The End by Lemony Snicket

December 17, 2008
By Brian Leonard, Cambridge, MA

Have the Baudelaire Children prevailed? Do they find land and escape the clutches of Count Olaf, the sea, and mushy beans? Will they escape to an island where treachery, schisms, and villainy have never stepped foot? Do the Baudelaire Orphans escape to a life of peace, inventing,reading, biting,and cooking, or is this new settlement only the home to another unfortunate event? The last novel in A Series of Unfortunate Events is a tale of betrayal and mystery. The End, Pen-name Lemony Snicket's last installment, will leave readers wanting more.

The End, a tale of woe and catches, stands on the same grounds as the other books. It is true to its reocurances. The Narrator still vents about his life, and problems, and how it is his duty to record the lives of the Baudelaire Orphans. Every name of every place, and thing is alliterated; coconut cordial, Lousy Lane, Decision Day etc. Also, the characters stick to their self guidelines, and personalities to a point where the people around them should shoot them. There are still thirteen chapters, and fifteen images(beginning, at the beginning of every chapter, and one randomly placed). Sunny slowly improves her ability to speak and cook. Sunny still some times says things backwards or just gets the vowels in. The End can only be distinguished by the content of the book

Many morals can be thought of for The End. The easiest one; Sometimes life throws bad things at you can be seen after reading very few pages of the book, but that is true for all the books, and can be found just about anywhere in the book. Another moral can be said later in the book, yet stops conveying the message after the average reader could figure it out is: Parents just try to protect you. None of these life lessons are not the intention of pen-name Lemony Snicket. In my opinion, the moral is:there is a catch to every thing, or free comes at a price. The price the Baudelaires pay is a bad history of a thought to be bland place. Many morals can be found in The End.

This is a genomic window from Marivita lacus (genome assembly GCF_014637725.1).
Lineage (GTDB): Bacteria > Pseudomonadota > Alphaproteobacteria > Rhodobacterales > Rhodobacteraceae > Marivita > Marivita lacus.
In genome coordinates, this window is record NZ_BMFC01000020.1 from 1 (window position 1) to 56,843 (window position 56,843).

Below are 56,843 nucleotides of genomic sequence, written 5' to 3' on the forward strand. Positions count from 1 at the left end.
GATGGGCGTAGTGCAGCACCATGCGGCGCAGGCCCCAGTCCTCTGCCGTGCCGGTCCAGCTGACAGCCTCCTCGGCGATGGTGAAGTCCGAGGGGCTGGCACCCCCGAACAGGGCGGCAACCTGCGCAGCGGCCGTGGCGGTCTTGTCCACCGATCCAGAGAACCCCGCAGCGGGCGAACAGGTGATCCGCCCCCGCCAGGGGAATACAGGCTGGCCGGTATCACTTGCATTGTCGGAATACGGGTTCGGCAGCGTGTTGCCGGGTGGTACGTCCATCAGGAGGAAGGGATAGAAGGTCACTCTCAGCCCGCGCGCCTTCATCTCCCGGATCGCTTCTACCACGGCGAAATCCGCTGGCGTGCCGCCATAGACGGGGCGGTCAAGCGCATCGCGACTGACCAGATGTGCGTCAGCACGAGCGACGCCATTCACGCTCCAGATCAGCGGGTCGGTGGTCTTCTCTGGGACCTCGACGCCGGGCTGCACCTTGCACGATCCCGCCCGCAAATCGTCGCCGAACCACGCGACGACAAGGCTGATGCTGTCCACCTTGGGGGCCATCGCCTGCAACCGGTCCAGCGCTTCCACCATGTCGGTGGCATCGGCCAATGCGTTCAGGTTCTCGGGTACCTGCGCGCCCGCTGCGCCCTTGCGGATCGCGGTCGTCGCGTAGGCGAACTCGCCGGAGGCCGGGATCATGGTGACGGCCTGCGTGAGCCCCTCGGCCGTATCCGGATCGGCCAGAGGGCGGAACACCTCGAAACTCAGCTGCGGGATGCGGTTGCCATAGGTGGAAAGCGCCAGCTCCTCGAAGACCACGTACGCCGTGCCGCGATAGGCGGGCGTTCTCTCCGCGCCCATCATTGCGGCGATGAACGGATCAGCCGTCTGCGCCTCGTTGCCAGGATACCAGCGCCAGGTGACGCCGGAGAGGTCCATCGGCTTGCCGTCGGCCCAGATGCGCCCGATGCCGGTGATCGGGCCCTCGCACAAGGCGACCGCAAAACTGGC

My experience reading this book was like any other reviewers experience; read it quickly so you can meet the deadline of the review. Most reviewers have to weave a couple of factors into their time working: previously planned engagements, eating, and sleeping. All were true for me, but I had to weave in a few factors of my own: school, my small attention span, procrastination. My attention span doesn't stop me, but procrastination does. Through force of will, I was able to read one hundred pages every night for three nights before going to bed. While reading under the blanket with a flash light I am thinking to myself, "Why aren't any of the questions being answered? It's the last book for crying out loud!".Then, when I finally finish the book I think: This was a complete waste of my time; which brings me to my next topic: buy it, or not? Although The End ends with a bang, it is like watching Wanted. There is a minimal outcome. Out of all of the questions asked throughout the series, none of them were answered. My advice to all of you: Read it when there is nothing else for you to do.

Overall, The End will leave readers astonished. Will the Baudelaire Orphans find a loving and nurturing home? Can they trust their new "family" and reveal all of the Baudelaire secrets? Do they escape to a life without secrecy, schisms, and V.F.D? Does the villain die? Does The End have a fairy tale ending. Has thirteen taken the next step of evolution and turned to the lucky stage, or has it merely sat on the couch and done nothing?

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